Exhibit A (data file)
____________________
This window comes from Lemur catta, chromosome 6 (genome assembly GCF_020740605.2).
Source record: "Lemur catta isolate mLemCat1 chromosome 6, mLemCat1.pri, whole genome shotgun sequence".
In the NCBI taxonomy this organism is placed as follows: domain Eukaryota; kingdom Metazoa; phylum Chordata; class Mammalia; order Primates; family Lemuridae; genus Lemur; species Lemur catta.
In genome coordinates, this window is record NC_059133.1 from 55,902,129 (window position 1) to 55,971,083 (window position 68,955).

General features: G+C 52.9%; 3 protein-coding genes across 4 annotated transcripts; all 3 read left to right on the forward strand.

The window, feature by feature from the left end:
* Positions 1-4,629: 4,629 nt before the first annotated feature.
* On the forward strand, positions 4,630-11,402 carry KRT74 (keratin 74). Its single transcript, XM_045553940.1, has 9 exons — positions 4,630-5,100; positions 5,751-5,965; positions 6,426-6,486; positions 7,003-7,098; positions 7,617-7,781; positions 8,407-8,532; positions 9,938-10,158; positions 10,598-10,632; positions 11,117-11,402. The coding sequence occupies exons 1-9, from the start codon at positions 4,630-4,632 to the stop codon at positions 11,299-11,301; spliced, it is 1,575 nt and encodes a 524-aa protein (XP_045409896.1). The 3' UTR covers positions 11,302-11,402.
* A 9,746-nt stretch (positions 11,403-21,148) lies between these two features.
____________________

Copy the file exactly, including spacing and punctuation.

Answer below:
This window comes from Lemur catta, chromosome 6 (genome assembly GCF_020740605.2).
Source record: "Lemur catta isolate mLemCat1 chromosome 6, mLemCat1.pri, whole genome shotgun sequence".
In the NCBI taxonomy this organism is placed as follows: domain Eukaryota; kingdom Metazoa; phylum Chordata; class Mammalia; order Primates; family Lemuridae; genus Lemur; species Lemur catta.
In genome coordinates, this window is record NC_059133.1 from 55,902,129 (window position 1) to 55,971,083 (window position 68,955).

General features: G+C 52.9%; 3 protein-coding genes across 4 annotated transcripts; all 3 read left to right on the forward strand.

The window, feature by feature from the left end:
* Positions 1-4,629: 4,629 nt before the first annotated feature.
* On the forward strand, positions 4,630-11,402 carry KRT74 (keratin 74). Its single transcript, XM_045553940.1, has 9 exons — positions 4,630-5,100; positions 5,751-5,965; positions 6,426-6,486; positions 7,003-7,098; positions 7,617-7,781; positions 8,407-8,532; positions 9,938-10,158; positions 10,598-10,632; positions 11,117-11,402. The coding sequence occupies exons 1-9, from the start codon at positions 4,630-4,632 to the stop codon at positions 11,299-11,301; spliced, it is 1,575 nt and encodes a 524-aa protein (XP_045409896.1). The 3' UTR covers positions 11,302-11,402.
* A 9,746-nt stretch (positions 11,403-21,148) lies between these two features.